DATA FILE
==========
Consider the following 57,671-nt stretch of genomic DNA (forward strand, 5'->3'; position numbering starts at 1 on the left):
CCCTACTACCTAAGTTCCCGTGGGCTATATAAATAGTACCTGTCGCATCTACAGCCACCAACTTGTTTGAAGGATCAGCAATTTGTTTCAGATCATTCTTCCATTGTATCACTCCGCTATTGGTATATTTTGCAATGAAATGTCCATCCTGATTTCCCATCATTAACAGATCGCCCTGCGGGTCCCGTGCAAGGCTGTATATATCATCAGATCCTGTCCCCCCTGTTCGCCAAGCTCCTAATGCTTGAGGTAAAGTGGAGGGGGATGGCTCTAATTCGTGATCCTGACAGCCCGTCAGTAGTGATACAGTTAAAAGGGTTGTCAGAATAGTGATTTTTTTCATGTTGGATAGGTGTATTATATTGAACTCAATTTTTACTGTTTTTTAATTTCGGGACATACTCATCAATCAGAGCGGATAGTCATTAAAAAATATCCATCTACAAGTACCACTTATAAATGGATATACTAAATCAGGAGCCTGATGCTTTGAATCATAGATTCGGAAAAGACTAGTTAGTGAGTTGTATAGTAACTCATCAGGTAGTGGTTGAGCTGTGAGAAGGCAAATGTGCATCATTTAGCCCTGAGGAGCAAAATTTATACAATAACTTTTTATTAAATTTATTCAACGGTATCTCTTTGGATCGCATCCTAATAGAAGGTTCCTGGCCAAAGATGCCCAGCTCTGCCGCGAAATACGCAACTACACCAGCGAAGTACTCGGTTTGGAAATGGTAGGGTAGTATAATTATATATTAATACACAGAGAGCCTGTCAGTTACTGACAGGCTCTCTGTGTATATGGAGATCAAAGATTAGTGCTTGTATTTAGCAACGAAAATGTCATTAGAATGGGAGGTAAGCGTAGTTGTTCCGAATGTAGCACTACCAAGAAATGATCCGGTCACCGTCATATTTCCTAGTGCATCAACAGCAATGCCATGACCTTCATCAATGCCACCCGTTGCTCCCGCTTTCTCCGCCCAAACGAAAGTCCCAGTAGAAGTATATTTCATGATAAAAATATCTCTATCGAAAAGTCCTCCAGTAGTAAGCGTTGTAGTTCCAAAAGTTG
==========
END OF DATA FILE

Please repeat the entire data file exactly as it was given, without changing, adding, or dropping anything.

Consider the following 57,671-nt stretch of genomic DNA (forward strand, 5'->3'; position numbering starts at 1 on the left):
CCCTACTACCTAAGTTCCCGTGGGCTATATAAATAGTACCTGTCGCATCTACAGCCACCAACTTGTTTGAAGGATCAGCAATTTGTTTCAGATCATTCTTCCATTGTATCACTCCGCTATTGGTATATTTTGCAATGAAATGTCCATCCTGATTTCCCATCATTAACAGATCGCCCTGCGGGTCCCGTGCAAGGCTGTATATATCATCAGATCCTGTCCCCCCTGTTCGCCAAGCTCCTAATGCTTGAGGTAAAGTGGAGGGGGATGGCTCTAATTCGTGATCCTGACAGCCCGTCAGTAGTGATACAGTTAAAAGGGTTGTCAGAATAGTGATTTTTTTCATGTTGGATAGGTGTATTATATTGAACTCAATTTTTACTGTTTTTTAATTTCGGGACATACTCATCAATCAGAGCGGATAGTCATTAAAAAATATCCATCTACAAGTACCACTTATAAATGGATATACTAAATCAGGAGCCTGATGCTTTGAATCATAGATTCGGAAAAGACTAGTTAGTGAGTTGTATAGTAACTCATCAGGTAGTGGTTGAGCTGTGAGAAGGCAAATGTGCATCATTTAGCCCTGAGGAGCAAAATTTATACAATAACTTTTTATTAAATTTATTCAACGGTATCTCTTTGGATCGCATCCTAATAGAAGGTTCCTGGCCAAAGATGCCCAGCTCTGCCGCGAAATACGCAACTACACCAGCGAAGTACTCGGTTTGGAAATGGTAGGGTAGTATAATTATATATTAATACACAGAGAGCCTGTCAGTTACTGACAGGCTCTCTGTGTATATGGAGATCAAAGATTAGTGCTTGTATTTAGCAACGAAAATGTCATTAGAATGGGAGGTAAGCGTAGTTGTTCCGAATGTAGCACTACCAAGAAATGATCCGGTCACCGTCATATTTCCTAGTGCATCAACAGCAATGCCATGACCTTCATCAATGCCACCCGTTGCTCCCGCTTTCTCCGCCCAAACGAAAGTCCCAGTAGAAGTATATTTCATGATAAAAATATCTCTATCGAAAAGTCCTCCAGTAGTAAGCGTTGTAGTTCCAAAAGTTG